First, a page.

Mariano Rajoy
Prime Minister of Spain Mariano Rajoy knows he must clear up his country's banking system (Reuters)

Certain banks have become unfortunate emblems of the financial crisis: Lehman Brothers in the US or Royal Bank of Scotland in the UK. In Spain this falls to the largest of the state bail-outs, Bankia.

The troubled Spanish lender became a metaphor for the crash in Spain's economy that followed a housing bubble, fuelled by easy credit.

However, Bankia has posted a better-than-expected netprofit, which optimists could see as evidence that the country's economy has turned a corner.

The state-backed bank said its net profit hit €362m (£308.6m, $500m) during the nine months to the end of September, having posted a painful €19.2bn loss the year before off the back of Spain's collapsed real estate market.

Furthermore, the country exited a two year recession in the third quarter after it scraped 0.1% GDP growth.

So is Spain's banking sector finally getting its house in order?

Most of Spain is still dealing with the fallout from the country's unsustainable property boom.

In September, Spain's public debt hit a new high of 92.2% of GDP at €942.8bn. Its unemployment rate remains stubbornly high at 26.9%.

In addition, Bankia's results are not completely healthy.

Bankia reported a fall in net interest income of 29% to €1.73bn during the nine months to the end of September. This represents loan earnings after the deduction of costs.

Overrated Progress?

Credit conditions remain tight for Spanish business and consumers, who have been hit by sluggish output growth and high unemployment. Low interest rates have also eroded banks' margins.

Spain's lenders suffered badly from the 2008 property asset collapse, having been tied up in the financing of the real estate boom beforehand.

In August 2012, Spanish banks borrowed €411bn from the European Central Bank (ECB) to maintain liquidity. The country's banks have reduced their borrowing from the ECB for 12 consecutive months, drawing down just €249bn in August.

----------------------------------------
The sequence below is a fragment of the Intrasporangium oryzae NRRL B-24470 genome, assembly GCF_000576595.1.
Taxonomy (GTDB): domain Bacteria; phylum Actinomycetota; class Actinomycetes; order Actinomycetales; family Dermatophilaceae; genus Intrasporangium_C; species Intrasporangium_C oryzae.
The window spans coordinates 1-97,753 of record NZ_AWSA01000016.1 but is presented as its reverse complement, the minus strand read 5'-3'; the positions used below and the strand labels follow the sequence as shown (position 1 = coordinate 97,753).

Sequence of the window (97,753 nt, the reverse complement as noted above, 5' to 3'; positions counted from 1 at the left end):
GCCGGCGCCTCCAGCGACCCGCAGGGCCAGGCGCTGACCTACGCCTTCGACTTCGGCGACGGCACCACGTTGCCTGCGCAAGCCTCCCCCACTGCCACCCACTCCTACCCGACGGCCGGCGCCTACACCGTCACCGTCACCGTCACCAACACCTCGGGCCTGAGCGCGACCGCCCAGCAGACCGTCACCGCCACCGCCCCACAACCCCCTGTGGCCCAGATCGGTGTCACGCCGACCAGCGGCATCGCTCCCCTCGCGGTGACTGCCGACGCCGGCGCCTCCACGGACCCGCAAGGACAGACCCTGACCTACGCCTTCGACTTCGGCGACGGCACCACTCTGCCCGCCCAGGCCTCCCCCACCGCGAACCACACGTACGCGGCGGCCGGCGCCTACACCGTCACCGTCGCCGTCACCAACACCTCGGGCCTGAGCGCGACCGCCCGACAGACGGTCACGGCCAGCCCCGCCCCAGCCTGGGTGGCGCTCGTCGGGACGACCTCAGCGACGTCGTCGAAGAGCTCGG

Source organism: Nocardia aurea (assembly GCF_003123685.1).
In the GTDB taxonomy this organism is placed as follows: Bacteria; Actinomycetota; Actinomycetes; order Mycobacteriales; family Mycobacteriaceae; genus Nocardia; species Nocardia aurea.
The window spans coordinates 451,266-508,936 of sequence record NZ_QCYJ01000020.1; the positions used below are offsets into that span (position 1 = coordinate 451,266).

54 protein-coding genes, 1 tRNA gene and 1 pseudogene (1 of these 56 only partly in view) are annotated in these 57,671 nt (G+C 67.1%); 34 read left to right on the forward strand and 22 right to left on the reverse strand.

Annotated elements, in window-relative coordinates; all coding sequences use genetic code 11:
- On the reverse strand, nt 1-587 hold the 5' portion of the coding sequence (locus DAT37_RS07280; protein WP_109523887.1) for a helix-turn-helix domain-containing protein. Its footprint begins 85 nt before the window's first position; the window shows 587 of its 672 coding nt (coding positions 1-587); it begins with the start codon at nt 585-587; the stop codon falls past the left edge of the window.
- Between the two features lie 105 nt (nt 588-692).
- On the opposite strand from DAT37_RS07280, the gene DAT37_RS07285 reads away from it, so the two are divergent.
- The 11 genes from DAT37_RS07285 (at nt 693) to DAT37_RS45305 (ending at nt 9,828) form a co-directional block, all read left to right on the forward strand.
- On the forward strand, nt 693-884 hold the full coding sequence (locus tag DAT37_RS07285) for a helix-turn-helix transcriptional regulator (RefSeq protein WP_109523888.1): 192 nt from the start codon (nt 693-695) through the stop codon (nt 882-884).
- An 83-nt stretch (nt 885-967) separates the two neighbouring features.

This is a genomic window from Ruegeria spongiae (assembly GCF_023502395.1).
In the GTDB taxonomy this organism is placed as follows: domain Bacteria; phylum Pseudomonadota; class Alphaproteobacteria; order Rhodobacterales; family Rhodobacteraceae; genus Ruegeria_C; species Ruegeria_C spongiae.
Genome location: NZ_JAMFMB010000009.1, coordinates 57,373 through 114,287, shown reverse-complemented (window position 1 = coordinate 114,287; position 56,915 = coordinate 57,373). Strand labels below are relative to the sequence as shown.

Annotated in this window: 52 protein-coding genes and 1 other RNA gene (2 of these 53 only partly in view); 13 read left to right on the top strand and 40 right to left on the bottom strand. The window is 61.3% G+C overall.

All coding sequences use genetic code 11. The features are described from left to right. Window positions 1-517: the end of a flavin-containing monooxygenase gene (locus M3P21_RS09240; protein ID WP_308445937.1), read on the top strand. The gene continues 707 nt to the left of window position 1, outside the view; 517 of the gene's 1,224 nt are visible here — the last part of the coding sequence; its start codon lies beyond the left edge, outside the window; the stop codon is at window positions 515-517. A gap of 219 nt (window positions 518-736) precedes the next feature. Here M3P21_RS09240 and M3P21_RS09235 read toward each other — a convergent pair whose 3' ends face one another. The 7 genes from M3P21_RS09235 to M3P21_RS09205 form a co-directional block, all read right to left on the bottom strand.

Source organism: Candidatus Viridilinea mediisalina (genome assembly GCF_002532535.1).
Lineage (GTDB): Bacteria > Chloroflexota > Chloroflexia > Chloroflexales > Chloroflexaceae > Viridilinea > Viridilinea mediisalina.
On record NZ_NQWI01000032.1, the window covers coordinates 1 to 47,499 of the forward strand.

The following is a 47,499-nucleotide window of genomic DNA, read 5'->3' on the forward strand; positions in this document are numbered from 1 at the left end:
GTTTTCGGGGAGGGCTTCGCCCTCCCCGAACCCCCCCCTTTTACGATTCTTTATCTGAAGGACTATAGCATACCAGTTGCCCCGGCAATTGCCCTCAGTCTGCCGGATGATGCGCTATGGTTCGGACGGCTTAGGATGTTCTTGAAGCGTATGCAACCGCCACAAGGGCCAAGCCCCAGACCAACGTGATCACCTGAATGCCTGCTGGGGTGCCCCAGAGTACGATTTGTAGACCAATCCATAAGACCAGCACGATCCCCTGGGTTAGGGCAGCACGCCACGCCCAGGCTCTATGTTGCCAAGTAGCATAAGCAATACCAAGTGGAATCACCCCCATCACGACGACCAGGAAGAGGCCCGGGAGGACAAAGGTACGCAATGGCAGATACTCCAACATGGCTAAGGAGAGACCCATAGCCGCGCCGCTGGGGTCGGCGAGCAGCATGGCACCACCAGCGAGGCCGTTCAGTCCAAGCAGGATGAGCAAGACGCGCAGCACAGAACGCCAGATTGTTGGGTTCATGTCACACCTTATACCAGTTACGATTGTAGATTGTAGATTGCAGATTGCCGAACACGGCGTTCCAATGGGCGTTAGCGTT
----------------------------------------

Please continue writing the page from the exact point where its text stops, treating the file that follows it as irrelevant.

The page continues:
While the International Monetary Fund (IMF) has hailed the "strong progress" of Spain's economic reforms through fiscal tightening, the relaxing of labour market laws, and cleaning up the banking system.

"Strong reform progress is helping stabilise the economy and external and fiscal imbalances are correcting rapidly. But unemployment remains unacceptably high and the outlook difficult. This calls for urgent action to generate growth and jobs, both by Spain and Europe," said the IMF's concluding statement after its visit to Madrid.

Reforming Europe's Banks

The battle waged in Spain against high public debt and fixing its fragile financial system are the ones being waged in Europe and the world as a whole.

Benoit Cœuré, who is a member of the ECB's executive board, gave a speech in Beijing where he said the eurozone is at the crossroads.

"We have, so to speak, come to a crossroads in Europe," he said.

"The authorities can either choose between swiftly auditing and repairing the banking sector, which will help restoring credit flows, or they can allow forbearance, which will harm the long term prospects of our economy," he added.

In October 2013, as part of the IMF's annual meeting in Washington DC, the IMF's director of communications Gerry Rice said that banking reforms will only be completed if regulators from different countries band together better to outline new rules.

"The global economy is going through transitions on a number of fronts. One of them is the financial sector which five years after the Lehman's crisis, we all know that is where it began, and again progress on the financial sector but a lot more to be done," said Rice.

"The spill over effects, as we say, from one country's policy to another is increasingly obvious."

What might worry Spanish banks is the upcoming quarterly asset review of European banks to be undertaken by the European Banking Authority and ECB from next year.

The European Central Bank unveiled how it plans to diagnose the health of banks as it moves into a position to supervise the continent's financial system.

These details are part of the eurozone's ongoing mission to find ways it can repair Europe's fragile financial system and return it to a path of economic growth.

ECB officials have made it clear that they want to know about any vulnerabilities in the financial system before they assume the supervisory role, which will see the central bank's powers greatly expanded.

Two previous stress tests conducted by the ECB failed to be useful at detecting weaknesses on many banks' balance sheets.

Significantly, Spanish and Irish banks that underwent these stress tests were spectacularly exposed in the eurozone's sovereign debt crisis that erupted in 2010.

The eurozone's stress test exercise is known as the asset quality review and its first phase will take place in the first half of 2014.

European policymakers will hope to spot any weaknesses in Spanish banks this time around.

Therefore any Spanish bankers that are sitting on bad portfolio's might wish to declare them sooner rather than later.